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An Introduction To RMI With Java

Remote Method Invocation (or RMI for short) allows us to execute methods on remote servers. In this article Nevile introduces us to RMI with a simple example and fundamentals in Java.

Author Info:
By: Neville Mehta
Rating: 4 stars4 stars4 stars4 stars4 stars / 142
June 24, 2002
  1. · An Introduction To RMI With Java
  2. · The Concept
  3. · What Do We Have To Code?
  4. · The Coding (Contd.)
  5. · Conclusion

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An Introduction To RMI With Java - The Concept
(Page 2 of 5 )

As I mentioned earlier, RMI is a mechanism through which we can call remote methods as though they were residing on your own machine. This whole process will look transparent to the end user: if I showed you a live demo and didn't tell you it was RMI, then you wouldn't have even realized the method is actually being called from a different machine. Of course, a Java Virtual Machine must be present on both the machines.

Objects which have to be made available to other machines have to be exported to something called a Remote Registry Server so that they can be invoked. So if Machine A wants to call methods of some object on Machine B, then Machine B would have to export that object on its Remote Registry Server. Remote Registry Server is a service that runs on the server and helps client’s search and access objects on the server remotely. Now, if an object has to be capable of being exported then it must implement the Remote Interface present in the RMI package. For example, say that you want an object Xyz on machine A to be available for remote method invocation, then it must implement the Remote interface.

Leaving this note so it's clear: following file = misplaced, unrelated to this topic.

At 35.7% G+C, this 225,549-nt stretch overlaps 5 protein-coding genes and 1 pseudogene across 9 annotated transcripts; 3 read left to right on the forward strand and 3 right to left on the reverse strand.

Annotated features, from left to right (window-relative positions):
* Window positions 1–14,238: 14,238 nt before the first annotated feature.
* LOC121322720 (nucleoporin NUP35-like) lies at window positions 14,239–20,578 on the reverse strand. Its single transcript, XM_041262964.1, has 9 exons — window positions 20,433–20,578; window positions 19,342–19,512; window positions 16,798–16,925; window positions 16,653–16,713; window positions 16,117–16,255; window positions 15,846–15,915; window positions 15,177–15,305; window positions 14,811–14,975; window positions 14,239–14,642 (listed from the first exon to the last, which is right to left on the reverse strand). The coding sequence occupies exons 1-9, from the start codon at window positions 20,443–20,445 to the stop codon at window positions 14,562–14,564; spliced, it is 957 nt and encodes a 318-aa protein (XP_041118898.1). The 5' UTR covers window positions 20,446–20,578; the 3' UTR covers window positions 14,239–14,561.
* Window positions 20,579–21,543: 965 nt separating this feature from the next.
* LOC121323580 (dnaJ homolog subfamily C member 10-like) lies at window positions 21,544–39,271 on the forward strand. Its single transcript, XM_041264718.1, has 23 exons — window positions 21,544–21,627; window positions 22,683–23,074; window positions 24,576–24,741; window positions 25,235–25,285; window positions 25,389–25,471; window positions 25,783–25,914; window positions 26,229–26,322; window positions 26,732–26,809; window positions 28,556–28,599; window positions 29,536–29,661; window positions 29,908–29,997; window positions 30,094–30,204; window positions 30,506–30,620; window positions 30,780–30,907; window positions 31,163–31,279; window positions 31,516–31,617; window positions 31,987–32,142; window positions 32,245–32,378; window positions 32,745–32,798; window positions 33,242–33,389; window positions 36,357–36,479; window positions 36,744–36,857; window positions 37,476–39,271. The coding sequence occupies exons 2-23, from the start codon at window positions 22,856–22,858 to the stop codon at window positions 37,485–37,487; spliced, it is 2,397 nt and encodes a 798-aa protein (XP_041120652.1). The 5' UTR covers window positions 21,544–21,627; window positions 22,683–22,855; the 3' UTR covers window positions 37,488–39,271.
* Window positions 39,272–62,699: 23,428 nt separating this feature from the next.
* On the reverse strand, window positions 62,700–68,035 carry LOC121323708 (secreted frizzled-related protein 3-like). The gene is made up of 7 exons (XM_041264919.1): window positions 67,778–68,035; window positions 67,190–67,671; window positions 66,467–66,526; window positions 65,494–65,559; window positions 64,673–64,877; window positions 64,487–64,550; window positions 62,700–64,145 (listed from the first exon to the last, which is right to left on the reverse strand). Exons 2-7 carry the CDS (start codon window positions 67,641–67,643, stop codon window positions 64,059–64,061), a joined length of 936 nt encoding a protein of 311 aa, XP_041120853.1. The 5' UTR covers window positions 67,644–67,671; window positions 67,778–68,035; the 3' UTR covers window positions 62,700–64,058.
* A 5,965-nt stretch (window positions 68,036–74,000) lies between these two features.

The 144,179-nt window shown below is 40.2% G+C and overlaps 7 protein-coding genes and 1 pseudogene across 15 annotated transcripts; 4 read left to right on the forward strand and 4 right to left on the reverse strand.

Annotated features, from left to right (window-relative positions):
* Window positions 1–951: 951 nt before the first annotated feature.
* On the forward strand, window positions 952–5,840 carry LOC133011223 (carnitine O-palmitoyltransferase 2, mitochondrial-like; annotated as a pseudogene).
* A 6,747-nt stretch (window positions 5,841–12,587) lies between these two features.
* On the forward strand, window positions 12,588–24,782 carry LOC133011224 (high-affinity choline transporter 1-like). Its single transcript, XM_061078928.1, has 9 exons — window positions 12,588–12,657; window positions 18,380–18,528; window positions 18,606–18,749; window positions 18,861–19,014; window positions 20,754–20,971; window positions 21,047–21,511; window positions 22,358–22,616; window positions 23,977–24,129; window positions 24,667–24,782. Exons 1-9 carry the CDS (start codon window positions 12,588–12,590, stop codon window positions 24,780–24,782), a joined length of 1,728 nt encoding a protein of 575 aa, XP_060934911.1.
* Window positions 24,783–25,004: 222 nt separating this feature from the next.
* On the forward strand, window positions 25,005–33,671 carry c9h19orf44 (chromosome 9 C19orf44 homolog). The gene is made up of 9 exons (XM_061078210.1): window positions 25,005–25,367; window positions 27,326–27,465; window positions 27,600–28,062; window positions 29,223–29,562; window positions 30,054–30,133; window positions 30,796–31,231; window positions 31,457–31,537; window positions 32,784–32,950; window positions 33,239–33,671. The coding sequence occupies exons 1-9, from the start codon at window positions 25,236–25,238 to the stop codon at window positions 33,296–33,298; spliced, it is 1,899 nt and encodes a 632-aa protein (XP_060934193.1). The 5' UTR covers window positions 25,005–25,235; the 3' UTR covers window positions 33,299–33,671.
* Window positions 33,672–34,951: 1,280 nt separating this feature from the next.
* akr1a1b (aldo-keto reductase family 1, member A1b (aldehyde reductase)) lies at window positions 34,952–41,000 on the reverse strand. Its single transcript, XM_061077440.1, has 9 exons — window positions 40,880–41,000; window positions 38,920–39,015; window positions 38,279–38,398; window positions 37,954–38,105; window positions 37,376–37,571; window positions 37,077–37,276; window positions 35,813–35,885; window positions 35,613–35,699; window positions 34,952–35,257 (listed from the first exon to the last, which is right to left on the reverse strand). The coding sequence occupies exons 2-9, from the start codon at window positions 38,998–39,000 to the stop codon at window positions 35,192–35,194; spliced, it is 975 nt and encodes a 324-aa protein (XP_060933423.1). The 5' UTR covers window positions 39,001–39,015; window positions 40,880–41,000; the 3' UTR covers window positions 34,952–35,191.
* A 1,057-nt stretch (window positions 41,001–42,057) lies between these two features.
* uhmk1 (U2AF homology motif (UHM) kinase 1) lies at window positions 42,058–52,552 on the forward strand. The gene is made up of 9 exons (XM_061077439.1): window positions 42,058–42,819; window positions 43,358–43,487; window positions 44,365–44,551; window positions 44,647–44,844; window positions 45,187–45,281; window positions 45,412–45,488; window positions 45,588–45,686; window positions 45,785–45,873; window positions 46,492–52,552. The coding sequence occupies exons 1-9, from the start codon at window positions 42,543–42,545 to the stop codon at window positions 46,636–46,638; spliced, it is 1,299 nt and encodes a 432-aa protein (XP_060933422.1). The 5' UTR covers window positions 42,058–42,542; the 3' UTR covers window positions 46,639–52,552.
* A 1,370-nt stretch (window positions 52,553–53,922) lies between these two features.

RMI uses something called a stub and a skeleton. The stub is present on the client side, and the skeleton the server side. When you call remote methods, you don't just go directly to other machine and say "hey, here's the method name, here are the parameters, just give me back what has to be returned and I am out of here".

There are a number of events that have to take place beforehand which help in the communication of the data. The stub is like a local object on the client side, which acts like a proxy of the object on the server side. It provides the methods to the client which can be invoked on the server. The Stub then sends the method call to the Skeleton, which is present on the server side. The Skeleton then implements the method on the server side.

The Stub and the Skeleton communicate with each other through something called a Remote Reference Layer. This layer gives the stub and skeleton the capability to send data using the TCP/IP protocol. Let's take a quick look at a simple technique called "Binding".

Whenever a client wants to make a reference to any object on the server, have you thought how he would tell the server what object he wants to create? Well, this is where this concept of "Binding" comes in. On the server end we associate a string variable with an object (we have methods to do this. We will learn more about these when we start coding). The client tells the server what object he wants to create by passing that string to the server, thus letting the server know exactly what object you are talking about. All of these strings and objects are stored in the Remote Registry Server on the server.
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